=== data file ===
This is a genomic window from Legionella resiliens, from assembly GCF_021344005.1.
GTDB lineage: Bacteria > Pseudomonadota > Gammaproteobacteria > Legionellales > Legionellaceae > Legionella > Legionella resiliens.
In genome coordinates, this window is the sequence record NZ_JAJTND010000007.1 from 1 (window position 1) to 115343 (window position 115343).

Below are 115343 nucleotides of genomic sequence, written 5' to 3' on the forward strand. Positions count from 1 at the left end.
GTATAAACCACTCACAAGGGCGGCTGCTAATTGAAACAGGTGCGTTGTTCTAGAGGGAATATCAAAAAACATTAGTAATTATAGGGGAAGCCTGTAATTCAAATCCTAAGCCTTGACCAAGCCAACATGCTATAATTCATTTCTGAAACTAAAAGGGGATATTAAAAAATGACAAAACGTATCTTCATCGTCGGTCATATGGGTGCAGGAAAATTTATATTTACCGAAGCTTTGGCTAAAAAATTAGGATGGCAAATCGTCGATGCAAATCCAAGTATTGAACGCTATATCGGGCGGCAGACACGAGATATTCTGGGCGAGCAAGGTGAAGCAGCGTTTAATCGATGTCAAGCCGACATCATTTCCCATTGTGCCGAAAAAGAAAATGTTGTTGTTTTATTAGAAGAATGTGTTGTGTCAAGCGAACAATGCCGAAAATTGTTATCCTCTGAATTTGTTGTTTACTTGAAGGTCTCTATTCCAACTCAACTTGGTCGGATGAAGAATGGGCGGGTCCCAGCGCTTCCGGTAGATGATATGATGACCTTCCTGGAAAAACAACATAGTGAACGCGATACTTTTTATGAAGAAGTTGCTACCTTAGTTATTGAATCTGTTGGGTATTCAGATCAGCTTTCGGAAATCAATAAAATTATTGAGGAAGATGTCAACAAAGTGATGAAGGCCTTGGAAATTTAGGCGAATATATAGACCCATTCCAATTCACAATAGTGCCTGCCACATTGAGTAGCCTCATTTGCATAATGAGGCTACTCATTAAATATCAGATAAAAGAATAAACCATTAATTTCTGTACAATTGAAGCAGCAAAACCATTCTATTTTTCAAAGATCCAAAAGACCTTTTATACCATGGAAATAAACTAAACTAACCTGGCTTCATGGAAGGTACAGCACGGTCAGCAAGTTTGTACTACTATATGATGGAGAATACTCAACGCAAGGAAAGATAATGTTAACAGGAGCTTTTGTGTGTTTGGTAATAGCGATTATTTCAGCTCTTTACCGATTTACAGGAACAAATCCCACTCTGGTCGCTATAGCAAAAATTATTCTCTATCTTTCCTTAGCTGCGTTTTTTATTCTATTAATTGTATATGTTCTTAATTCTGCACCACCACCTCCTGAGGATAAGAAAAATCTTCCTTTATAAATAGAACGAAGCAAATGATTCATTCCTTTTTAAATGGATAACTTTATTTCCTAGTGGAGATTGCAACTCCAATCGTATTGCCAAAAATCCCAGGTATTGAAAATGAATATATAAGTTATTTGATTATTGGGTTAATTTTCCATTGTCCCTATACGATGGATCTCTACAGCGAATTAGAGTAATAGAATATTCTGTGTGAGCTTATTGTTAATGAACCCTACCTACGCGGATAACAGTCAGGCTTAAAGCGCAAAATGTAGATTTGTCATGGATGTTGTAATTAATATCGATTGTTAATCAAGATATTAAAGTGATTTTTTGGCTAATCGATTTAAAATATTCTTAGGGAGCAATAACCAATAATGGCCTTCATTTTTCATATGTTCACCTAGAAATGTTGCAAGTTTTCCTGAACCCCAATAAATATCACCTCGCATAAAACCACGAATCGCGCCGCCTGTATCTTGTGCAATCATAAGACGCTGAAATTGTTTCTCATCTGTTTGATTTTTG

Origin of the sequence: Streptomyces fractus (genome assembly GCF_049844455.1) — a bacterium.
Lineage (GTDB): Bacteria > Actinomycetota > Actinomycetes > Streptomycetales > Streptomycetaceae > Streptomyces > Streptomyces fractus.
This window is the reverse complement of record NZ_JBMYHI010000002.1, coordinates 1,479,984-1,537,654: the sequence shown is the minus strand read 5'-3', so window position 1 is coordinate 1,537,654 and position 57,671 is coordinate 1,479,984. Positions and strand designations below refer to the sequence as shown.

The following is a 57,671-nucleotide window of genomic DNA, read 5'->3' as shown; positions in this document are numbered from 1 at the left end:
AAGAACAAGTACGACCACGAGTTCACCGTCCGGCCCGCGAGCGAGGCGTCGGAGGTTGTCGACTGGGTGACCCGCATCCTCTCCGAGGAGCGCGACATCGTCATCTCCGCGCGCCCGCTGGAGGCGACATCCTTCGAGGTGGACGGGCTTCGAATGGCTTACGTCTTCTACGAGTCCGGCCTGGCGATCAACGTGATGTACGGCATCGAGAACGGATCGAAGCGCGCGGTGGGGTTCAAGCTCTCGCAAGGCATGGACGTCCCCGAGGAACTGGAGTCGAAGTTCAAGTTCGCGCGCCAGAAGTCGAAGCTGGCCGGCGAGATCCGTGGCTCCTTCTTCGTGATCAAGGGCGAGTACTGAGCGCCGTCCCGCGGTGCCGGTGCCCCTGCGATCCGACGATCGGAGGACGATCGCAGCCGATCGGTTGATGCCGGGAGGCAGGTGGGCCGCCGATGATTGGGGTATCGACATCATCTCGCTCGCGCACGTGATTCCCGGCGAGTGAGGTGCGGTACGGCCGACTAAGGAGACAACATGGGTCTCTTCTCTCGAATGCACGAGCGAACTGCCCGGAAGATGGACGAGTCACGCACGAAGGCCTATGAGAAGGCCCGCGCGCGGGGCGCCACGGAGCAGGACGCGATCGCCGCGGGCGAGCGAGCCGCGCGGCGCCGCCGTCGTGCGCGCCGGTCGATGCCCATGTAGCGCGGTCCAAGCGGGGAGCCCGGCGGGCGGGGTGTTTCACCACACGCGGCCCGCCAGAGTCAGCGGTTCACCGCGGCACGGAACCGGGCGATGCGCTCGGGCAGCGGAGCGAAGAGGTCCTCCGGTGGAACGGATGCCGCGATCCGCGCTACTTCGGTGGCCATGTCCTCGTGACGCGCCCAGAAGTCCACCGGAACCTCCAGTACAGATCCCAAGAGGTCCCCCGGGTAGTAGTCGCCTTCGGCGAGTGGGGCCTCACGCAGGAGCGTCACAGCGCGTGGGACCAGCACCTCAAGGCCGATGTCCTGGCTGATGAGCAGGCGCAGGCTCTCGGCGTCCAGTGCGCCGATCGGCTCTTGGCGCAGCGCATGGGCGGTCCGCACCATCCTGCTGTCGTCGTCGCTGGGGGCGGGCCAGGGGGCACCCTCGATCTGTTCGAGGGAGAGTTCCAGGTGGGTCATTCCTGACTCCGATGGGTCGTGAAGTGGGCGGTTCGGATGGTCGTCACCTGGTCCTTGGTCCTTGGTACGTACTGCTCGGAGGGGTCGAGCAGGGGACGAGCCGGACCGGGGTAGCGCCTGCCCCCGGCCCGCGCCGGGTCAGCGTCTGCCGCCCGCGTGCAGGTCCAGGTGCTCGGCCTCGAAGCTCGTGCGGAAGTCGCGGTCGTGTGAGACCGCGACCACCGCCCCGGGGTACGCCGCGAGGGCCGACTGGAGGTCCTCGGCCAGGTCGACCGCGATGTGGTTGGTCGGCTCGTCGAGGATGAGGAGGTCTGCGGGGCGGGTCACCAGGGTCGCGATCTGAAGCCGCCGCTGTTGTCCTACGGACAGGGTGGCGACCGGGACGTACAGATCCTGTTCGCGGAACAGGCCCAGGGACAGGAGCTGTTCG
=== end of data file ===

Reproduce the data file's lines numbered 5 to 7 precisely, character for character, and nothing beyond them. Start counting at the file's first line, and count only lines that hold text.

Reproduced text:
GTATAAACCACTCACAAGGGCGGCTGCTAATTGAAACAGGTGCGTTGTTCTAGAGGGAATATCAAAAAACATTAGTAATTATAGGGGAAGCCTGTAATTCAAATCCTAAGCCTTGACCAAGCCAACATGCTATAATTCATTTCTGAAACTAAAAGGGGATATTAAAAAATGACAAAACGTATCTTCATCGTCGGTCATATGGGTGCAGGAAAATTTATATTTACCGAAGCTTTGGCTAAAAAATTAGGATGGCAAATCGTCGATGCAAATCCAAGTATTGAACGCTATATCGGGCGGCAGACACGAGATATTCTGGGCGAGCAAGGTGAAGCAGCGTTTAATCGATGTCAAGCCGACATCATTTCCCATTGTGCCGAAAAAGAAAATGTTGTTGTTTTATTAGAAGAATGTGTTGTGTCAAGCGAACAATGCCGAAAATTGTTATCCTCTGAATTTGTTGTTTACTTGAAGGTCTCTATTCCAACTCAACTTGGTCGGATGAAGAATGGGCGGGTCCCAGCGCTTCCGGTAGATGATATGATGACCTTCCTGGAAAAACAACATAGTGAACGCGATACTTTTTATGAAGAAGTTGCTACCTTAGTTATTGAATCTGTTGGGTATTCAGATCAGCTTTCGGAAATCAATAAAATTATTGAGGAAGATGTCAACAAAGTGATGAAGGCCTTGGAAATTTAGGCGAATATATAGACCCATTCCAATTCACAATAGTGCCTGCCACATTGAGTAGCCTCATTTGCATAATGAGGCTACTCATTAAATATCAGATAAAAGAATAAACCATTAATTTCTGTACAATTGAAGCAGCAAAACCATTCTATTTTTCAAAGATCCAAAAGACCTTTTATACCATGGAAATAAACTAAACTAACCTGGCTTCATGGAAGGTACAGCACGGTCAGCAAGTTTGTACTACTATATGATGGAGAATACTCAACGCAAGGAAAGATAATGTTAACAGGAGCTTTTGTGTGTTTGGTAATAGCGATTATTTCAGCTCTTTACCGATTTACAGGAACAAATCCCACTCTGGTCGCTATAGCAAAAATTATTCTCTATCTTTCCTTAGCTGCGTTTTTTATTCTATTAATTGTATATGTTCTTAATTCTGCACCACCACCTCCTGAGGATAAGAAAAATCTTCCTTTATAAATAGAACGAAGCAAATGATTCATTCCTTTTTAAATGGATAACTTTATTTCCTAGTGGAGATTGCAACTCCAATCGTATTGCCAAAAATCCCAGGTATTGAAAATGAATATATAAGTTATTTGATTATTGGGTTAATTTTCCATTGTCCCTATACGATGGATCTCTACAGCGAATTAGAGTAATAGAATATTCTGTGTGAGCTTATTGTTAATGAACCCTACCTACGCGGATAACAGTCAGGCTTAAAGCGCAAAATGTAGATTTGTCATGGATGTTGTAATTAATATCGATTGTTAATCAAGATATTAAAGTGATTTTTTGGCTAATCGATTTAAAATATTCTTAGGGAGCAATAACCAATAATGGCCTTCATTTTTCATATGTTCACCTAGAAATGTTGCAAGTTTTCCTGAACCCCAATAAATATCACCTCGCATAAAACCACGAATCGCGCCGCCTGTATCTTGTGCAATCATAAGACGCTGAAATTGTTTCTCATCTGTTTGATTTTTG

Origin of the sequence: Streptomyces fractus (genome assembly GCF_049844455.1) — a bacterium.
Lineage (GTDB): Bacteria > Actinomycetota > Actinomycetes > Streptomycetales > Streptomycetaceae > Streptomyces > Streptomyces fractus.